Dead or sick wild birds: what to do
Advice for members of the public, farmers and landowners
Do not touch or pick up any dead or visibly sick birds that you find. Wild birds can carry several diseases that are infectious to people.
In Great Britain, if you find at the same time:
- a single dead bird of prey, swan, goose, duck or gull or
- five or more dead wild birds of any other species
you should report them on gov.uk's report dead wild birds page.
Alternatively, you can phone the helpline: 03459 33 55 77.
If you do not wish to provide your contact details
If you wish to submit a report without providing contact details, then the telephone helpline should be used. You must be 18 or over to use this service to report dead wild birds.
The Animal and Plant Health Agency’s GB Avian Influenza Wildlife Interactive Map and Data Dashboard
For more information see the:
- interactive map of reported wild bird mortality and findings of avian influenza (bird flu) in wild birds and wild mammals in Great Britain
- interactive dashboard of positive findings of avian influenza in wild birds in Great Britain
- weekly reports of HPAI findings in wild birds in Great Britain
Suspected diseases that may spread
If a wild animal is suspected of being infected with a disease that can spread to people or animals, such as avian influenza, the carcases must be disposed of as a category 1 Animal By Product (ABP) via an approved disposal route.
If wild birds are not suspected of being infected with a disease and do not require reporting to Defra’s GB helpline, follow the advice below for their disposal.
Disposal of dead wild birds found on private property
It is recommended that you do not touch or pick up a dead, wild bird, but leave it in situ. However, should you choose to dispose of the dead, wild bird, the following methods should be applied:
Household or municipal waste refuse:
- if possible, wear disposable protective gloves when picking up and handling dead wild birds (if disposable gloves are not available, a plastic bag can be used as a make-shift glove). When the dead bird has been picked up, the bag can be turned back on itself and tied. It should then be placed in a second plastic bag, tied and disposed of in the normal household waste (lidded bin outside)
- place the dead bird in a suitable plastic bag, preferably leak proof. Care should be taken not to contaminate the outside of the bag
- tie the bag and place it in a second plastic bag
- remove gloves by turning them inside out and then place them in the second plastic bag. Tie the bag and dispose of it in the normal household refuse bin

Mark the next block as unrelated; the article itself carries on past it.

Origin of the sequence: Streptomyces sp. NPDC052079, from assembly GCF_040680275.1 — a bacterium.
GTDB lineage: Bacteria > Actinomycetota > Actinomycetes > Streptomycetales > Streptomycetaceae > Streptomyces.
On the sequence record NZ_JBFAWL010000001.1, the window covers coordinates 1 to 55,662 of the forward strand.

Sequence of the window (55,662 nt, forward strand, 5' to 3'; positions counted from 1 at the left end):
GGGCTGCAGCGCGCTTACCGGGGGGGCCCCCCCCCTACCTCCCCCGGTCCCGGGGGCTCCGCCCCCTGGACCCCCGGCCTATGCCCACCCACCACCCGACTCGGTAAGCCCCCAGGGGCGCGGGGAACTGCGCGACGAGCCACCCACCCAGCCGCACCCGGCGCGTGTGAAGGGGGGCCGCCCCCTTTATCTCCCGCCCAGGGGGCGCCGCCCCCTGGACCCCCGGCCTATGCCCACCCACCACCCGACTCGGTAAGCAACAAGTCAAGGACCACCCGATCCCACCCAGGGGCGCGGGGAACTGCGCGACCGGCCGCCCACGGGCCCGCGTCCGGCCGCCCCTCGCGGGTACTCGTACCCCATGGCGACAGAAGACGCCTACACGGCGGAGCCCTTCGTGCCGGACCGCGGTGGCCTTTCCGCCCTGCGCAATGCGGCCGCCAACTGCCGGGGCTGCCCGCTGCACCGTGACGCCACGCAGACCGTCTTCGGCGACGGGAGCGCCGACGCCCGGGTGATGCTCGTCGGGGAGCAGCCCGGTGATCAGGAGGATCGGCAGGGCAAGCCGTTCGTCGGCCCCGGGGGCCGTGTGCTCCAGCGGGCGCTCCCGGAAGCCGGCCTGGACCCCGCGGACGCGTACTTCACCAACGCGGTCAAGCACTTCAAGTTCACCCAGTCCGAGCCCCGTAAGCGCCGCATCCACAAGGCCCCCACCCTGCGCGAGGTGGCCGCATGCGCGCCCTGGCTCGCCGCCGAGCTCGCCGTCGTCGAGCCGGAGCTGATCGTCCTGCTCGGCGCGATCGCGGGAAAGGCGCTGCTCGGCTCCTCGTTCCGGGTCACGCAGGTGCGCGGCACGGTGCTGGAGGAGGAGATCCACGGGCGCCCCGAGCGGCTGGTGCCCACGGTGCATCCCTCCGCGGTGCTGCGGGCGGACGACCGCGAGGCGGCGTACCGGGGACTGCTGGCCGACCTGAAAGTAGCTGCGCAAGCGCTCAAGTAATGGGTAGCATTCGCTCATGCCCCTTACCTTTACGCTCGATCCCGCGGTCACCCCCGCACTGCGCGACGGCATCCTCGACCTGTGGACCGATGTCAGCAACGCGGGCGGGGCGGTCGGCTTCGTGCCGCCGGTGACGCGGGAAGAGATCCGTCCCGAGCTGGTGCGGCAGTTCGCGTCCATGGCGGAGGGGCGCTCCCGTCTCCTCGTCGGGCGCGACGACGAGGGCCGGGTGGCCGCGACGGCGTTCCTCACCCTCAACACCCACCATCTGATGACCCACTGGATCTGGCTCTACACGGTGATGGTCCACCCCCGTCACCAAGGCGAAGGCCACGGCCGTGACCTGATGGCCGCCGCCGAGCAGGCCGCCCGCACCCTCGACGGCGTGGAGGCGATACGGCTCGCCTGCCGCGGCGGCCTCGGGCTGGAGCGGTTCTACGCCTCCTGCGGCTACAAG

- the dead bird can be buried, but not in a plastic bag
- the depth of the burial hole must be sufficient to prevent animals scavenging and gaining access to it – at least 60 cm deep is advised
- the location must not be near any watercourses, or likely to contaminate local water supplies
Disposal of dead wild birds on public land
Where dead birds are on public land, the local authority will consider on a case by case basis the removal of carcases. See our guidance on how to report a dead or injured animal.
If you find a deceased raptor/corvid that you believe to be the victim of wildlife crime, do not touch the bird. This will help preserve any evidence of a potential crime scene. Also, the dead bird may contain poisons that can be absorbed into the skin or contaminate the environment. Please contact the police on 101 and ask if the matter can be referred to a Wildlife Crime Officer. There is more information on the Police Scotland website. Alternatively, the incident can be reported anonymously to CrimeStoppers on 0800 555 111.
Report an injured animal or sick bird to the Scottish Society for the Prevention of Cruelty to Animals (SSPCA) in Scotland.
Telephone: 03000 999 999). Information about call charges is available.
Do not take sick birds to the SSPCA National Wildlife Rescue Centre, nor to any of their animal rescue and rehoming centres. The current avian influenza situation means the SSPCA is only admitting limited wild bird species into its care at this time, due to the potential risk they could pose to other birds at the centre.
The SSPCA advises people who have found an injured or sick bird to contain the bird without making contact. Please then phone the SSPCA’s animal helpline on the number above.
Human health implications
Some strains of bird flu can pass to humans, but this is very rare. It usually requires very close contact between humans and infected birds. Find out more at: bird flu and human health.
Read about the latest avian influenza outbreak situation in Scotland, including details of the current disease response plan.
Email: Animal.Health@gov.scot (however, only report any dead wild bird findings via 03459 33 55 77)
Animal Health and Welfare
Agriculture and Rural Economy Directorate
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